On 9 December 1878, the West of England and South Wales District Bank, Bristol, shut its doors. In 1880, its well-known and respectable Directors were prosecuted for fraud, in a trial of national importance. On 11 February, Steve Hyndman talked to the Thornbury Local History and Archaeology Society about the Bank, its failure, the investigation and the trial itself.
In 1878, the Bank was one most of the most successful of Bristol’s eight banks. In 1852 it had opened its ornate building on Corn Street, based on the Library of St Mark, Venice. The building had a value exceeding that of all the other banks’ offices added together. However, in December 1878, following rumours about bad investments there was a run on the bank. £250k was handed over in a week, when the bank reserves had only been £156k. The Directors had no choice but to close to business.
When the Home Secretary, Richard Cross, heard about the case, he ordered an investigation. When the accountants, Fleet Smart, examined the books they revealed a number of assets in the balance sheet which in reality had no value at all. The most significant was an investment in the Melingriffith Tin Plate works, Cardiff, which was recorded as an asset of £670k, but for which only £135k was recoverable. When this was presented to the Magistrates at Bristol’s Guildhall in September 1879 they felt compelled to send the case to the Crown Court.
The Trial began at the Old Bailey on 27 April 1880. The major concern for the Bristol journalists was whether they would be allowed in to comment on proceedings. They were right to be worried as the sheer number of people involved in trial meant the Old Bailey was too small, so the trial was adjourned to start again at the Guildhall, London, near to the Bank of England.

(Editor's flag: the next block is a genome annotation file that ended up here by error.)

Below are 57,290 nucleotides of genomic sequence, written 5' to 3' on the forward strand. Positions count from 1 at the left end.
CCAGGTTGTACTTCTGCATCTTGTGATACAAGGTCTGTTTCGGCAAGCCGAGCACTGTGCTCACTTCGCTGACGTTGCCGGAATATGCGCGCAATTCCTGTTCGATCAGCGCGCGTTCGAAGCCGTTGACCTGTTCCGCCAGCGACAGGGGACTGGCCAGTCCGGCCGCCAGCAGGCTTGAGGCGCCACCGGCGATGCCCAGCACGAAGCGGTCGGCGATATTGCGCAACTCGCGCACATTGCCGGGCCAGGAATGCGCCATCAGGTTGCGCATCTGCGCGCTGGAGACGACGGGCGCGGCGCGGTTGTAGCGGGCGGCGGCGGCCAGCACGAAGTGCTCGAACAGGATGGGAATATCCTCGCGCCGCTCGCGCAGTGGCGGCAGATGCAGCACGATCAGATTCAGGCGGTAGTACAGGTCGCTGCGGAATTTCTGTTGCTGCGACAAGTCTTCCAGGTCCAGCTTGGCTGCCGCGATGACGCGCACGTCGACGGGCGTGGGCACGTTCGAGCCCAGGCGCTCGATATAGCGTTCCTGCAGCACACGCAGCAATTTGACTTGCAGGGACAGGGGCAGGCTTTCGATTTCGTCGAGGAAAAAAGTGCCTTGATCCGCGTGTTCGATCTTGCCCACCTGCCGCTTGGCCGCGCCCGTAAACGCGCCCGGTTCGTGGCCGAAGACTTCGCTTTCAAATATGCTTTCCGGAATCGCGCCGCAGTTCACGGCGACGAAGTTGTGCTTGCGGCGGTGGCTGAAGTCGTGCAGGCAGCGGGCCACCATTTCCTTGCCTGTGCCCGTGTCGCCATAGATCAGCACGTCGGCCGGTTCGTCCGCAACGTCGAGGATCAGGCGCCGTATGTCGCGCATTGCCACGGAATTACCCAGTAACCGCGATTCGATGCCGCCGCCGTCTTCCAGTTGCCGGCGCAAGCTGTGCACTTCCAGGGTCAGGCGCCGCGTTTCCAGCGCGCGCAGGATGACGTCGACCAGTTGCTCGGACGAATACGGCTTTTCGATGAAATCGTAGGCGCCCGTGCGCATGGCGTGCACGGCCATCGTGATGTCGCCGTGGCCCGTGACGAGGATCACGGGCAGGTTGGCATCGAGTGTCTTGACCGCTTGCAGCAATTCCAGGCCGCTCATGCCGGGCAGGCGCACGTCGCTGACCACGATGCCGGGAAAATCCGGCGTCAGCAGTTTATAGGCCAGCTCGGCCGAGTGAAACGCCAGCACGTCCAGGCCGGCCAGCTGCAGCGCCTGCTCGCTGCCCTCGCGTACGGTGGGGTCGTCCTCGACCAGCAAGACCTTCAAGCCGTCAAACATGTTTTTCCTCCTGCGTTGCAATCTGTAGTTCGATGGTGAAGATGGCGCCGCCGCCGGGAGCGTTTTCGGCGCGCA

The Lord Chief Justice himself, Sir Alexander Cockburn, was in charge of the trial. He had quite a reputation as a notorious womaniser and socialite. He was known on more than one occasion to have escaped through his lovers’ bedroom windows when their husbands returned home unexpectedly.
Although the Statements of Accounts clearly included assets which did not exist, he was only interested in whether that had been done intentionally, and not through incompetence, and he directed the jury to do the same. The jury took the advice to heart, and much to the relief of the Directors, returned a ‘not guilty’ verdict within just 17 minutes.
The Bank was reformed as the Bristol and West of England Bank in 1879, until it was taken over by Lloyds Bank in 1892. The building in Corn Street remained within Lloyds Banking Group as a working branch until it was closed in January this year. The Melingriffith works turned a profit and survived until 1956.
The Thornbury Local History and Archaeology Society always welcomes new and occasional members. Details of our programme can be found on this website, the library or the Town Hall. Our meetings are on the second Tuesday of the month, held at St Mary's Church Hall beginning at 7.30pm. Visitors are always welcome at the society for the small charge of £2.50.